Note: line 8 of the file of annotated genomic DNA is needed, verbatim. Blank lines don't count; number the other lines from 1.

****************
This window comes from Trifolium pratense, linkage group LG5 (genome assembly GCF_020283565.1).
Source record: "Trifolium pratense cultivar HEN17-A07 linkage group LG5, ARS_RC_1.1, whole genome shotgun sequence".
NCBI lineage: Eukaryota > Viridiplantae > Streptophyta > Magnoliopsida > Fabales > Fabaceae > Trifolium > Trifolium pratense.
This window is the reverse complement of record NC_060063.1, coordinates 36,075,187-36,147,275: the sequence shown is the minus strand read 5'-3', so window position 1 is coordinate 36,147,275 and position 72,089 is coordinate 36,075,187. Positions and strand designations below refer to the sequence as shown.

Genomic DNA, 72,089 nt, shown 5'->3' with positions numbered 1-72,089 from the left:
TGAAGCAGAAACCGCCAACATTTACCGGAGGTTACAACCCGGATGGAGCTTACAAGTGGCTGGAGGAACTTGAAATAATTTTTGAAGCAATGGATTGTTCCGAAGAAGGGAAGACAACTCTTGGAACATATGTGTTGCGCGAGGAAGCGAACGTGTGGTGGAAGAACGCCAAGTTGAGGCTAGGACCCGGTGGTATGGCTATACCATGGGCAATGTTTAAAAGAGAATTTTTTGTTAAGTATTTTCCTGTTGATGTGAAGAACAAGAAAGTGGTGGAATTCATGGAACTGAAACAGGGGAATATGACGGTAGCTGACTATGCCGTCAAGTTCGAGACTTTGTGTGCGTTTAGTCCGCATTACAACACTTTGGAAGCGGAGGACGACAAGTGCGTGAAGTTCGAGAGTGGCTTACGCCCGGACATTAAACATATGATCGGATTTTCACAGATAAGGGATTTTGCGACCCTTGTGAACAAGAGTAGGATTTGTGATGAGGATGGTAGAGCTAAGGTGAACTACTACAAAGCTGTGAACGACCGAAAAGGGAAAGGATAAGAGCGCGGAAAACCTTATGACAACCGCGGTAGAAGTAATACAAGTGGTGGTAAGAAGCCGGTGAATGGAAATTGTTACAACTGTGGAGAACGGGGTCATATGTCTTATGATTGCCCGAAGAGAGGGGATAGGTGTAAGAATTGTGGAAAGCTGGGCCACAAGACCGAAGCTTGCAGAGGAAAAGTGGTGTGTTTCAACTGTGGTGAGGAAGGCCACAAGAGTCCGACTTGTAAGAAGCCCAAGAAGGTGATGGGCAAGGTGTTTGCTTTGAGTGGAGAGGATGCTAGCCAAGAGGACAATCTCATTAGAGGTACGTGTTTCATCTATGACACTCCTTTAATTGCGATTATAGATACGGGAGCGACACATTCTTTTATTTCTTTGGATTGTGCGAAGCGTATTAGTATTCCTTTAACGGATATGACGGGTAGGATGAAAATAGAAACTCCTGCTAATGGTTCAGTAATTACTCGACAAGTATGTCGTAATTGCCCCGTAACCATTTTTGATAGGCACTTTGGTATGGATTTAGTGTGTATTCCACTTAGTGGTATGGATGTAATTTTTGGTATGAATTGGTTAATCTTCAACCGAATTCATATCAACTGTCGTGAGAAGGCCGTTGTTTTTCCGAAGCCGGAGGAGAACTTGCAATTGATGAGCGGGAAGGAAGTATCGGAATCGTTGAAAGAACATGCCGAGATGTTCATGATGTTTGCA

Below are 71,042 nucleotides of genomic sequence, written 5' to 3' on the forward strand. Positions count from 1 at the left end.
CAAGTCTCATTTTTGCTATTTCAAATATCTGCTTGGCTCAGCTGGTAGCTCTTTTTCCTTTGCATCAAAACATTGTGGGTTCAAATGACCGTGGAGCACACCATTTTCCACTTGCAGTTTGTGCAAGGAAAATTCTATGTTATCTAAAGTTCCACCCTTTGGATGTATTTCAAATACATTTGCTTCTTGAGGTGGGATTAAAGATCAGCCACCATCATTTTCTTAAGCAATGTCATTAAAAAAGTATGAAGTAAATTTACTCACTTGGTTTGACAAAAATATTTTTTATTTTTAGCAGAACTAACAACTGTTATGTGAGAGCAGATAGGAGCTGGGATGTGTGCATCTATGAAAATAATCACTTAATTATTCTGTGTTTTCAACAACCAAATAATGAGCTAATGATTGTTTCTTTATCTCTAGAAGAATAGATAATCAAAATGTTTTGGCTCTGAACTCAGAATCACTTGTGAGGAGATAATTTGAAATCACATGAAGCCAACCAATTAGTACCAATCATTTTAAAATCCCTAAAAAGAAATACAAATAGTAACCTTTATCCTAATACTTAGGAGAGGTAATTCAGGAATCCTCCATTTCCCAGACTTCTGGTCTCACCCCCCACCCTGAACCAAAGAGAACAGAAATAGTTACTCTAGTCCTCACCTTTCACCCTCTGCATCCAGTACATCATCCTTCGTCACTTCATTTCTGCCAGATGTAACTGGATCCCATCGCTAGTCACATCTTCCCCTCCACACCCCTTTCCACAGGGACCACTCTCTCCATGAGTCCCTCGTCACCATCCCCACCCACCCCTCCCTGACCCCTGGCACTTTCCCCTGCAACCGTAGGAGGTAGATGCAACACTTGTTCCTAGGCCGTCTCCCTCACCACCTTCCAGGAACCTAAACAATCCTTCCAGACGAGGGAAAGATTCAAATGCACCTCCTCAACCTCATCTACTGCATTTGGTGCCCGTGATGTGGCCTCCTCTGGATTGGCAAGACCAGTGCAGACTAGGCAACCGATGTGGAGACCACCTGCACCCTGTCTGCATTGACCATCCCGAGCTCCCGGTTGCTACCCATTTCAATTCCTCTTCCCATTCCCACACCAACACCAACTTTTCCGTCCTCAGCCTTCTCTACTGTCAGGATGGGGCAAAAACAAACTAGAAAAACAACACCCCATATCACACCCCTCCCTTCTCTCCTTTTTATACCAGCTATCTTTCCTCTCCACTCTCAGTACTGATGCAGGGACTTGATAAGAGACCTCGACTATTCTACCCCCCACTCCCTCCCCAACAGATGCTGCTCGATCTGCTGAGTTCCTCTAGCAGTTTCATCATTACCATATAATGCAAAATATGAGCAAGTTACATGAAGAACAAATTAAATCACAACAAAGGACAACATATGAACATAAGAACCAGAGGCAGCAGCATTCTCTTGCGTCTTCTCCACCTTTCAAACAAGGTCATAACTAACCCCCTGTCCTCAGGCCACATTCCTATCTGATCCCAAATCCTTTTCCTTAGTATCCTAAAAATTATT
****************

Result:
CAAGTCTCATTTTTGCTATTTCAAATATCTGCTTGGCTCAGCTGGTAGCTCTTTTTCCTTTGCATCAAAACATTGTGGGTTCAAATGACCGTGGAGCACACCATTTTCCACTTGCAGTTTGTGCAAGGAAAATTCTATGTTATCTAAAGTTCCACCCTTTGGATGTATTTCAAATACATTTGCTTCTTGAGGTGGGATTAAAGATCAGCCACCATCATTTTCTTAAGCAATGTCATTAAAAAAGTATGAAGTAAATTTACTCACTTGGTTTGACAAAAATATTTTTTATTTTTAGCAGAACTAACAACTGTTATGTGAGAGCAGATAGGAGCTGGGATGTGTGCATCTATGAAAATAATCACTTAATTATTCTGTGTTTTCAACAACCAAATAATGAGCTAATGATTGTTTCTTTATCTCTAGAAGAATAGATAATCAAAATGTTTTGGCTCTGAACTCAGAATCACTTGTGAGGAGATAATTTGAAATCACATGAAGCCAACCAATTAGTACCAATCATTTTAAAATCCCTAAAAAGAAATACAAATAGTAACCTTTATCCTAATACTTAGGAGAGGTAATTCAGGAATCCTCCATTTCCCAGACTTCTGGTCTCACCCCCCACCCTGAACCAAAGAGAACAGAAATAGTTACTCTAGTCCTCACCTTTCACCCTCTGCATCCAGTACATCATCCTTCGTCACTTCATTTCTGCCAGATGTAACTGGATCCCATCGCTAGTCACATCTTCCCCTCCACACCCCTTTCCACAGGGACCACTCTCTCCATGAGTCCCTCGTCACCATCCCCACCCACCCCTCCCTGACCCCTGGCACTTTCCCCTGCAACCGTAGGAGGTAGATGCAACACTTGTTCCTAGGCCGTCTCCCTCACCACCTTCCAGGAACCTAAACAATCCTTCCAGACGAGGGAAAGATTCAAATGCACCTCCTCAACCTCATCTACTGCATTTGGTGCCCGTGATGTGGCCTCCTCTGGATTGGCAAGACCAGTGCAGACTAGGCAACCGATGTGGAGACCACCTGCACCCTGTCTGCATTGACCATCCCGAGCTCCCGGTTGCTACCCATTTCAATTCCTCTTCCCATTCCCACACCAACACCAACTTTTCCGTCCTCAGCCTTCTCTACTGTCAGGATGGGGCAAAAACAAACTAGAAAAACAACACCCCATATCACACCCCTCCCTTCTCTCCTTTTTATACCAGCTATCTTTCCTCTCCACTCTCAGTACTGATGCAGGGACTTGATAAGAGACCTCGACTATTCTACCCCCCACTCCCTCCCCAACAGATGCTGCTCGATCTGCTGAGTTCCTCTAGCAGTTTCATCATTACCATATAATGCAAAATATGAGCAAGTTACATGAAGAACAAATTAAATCACAACAAAGGACAACATATGAACATAAGAACCAGAGGCAGCAGCATTCTCTTGCGTCTTCTCCACCTTTCAAACAAGGTCATAACTAACCCCCTGTCCTCAGGCCACATTCCTATCTGATCCCAAATCCTTTTCCTTAGTATCCTAAAAATTATT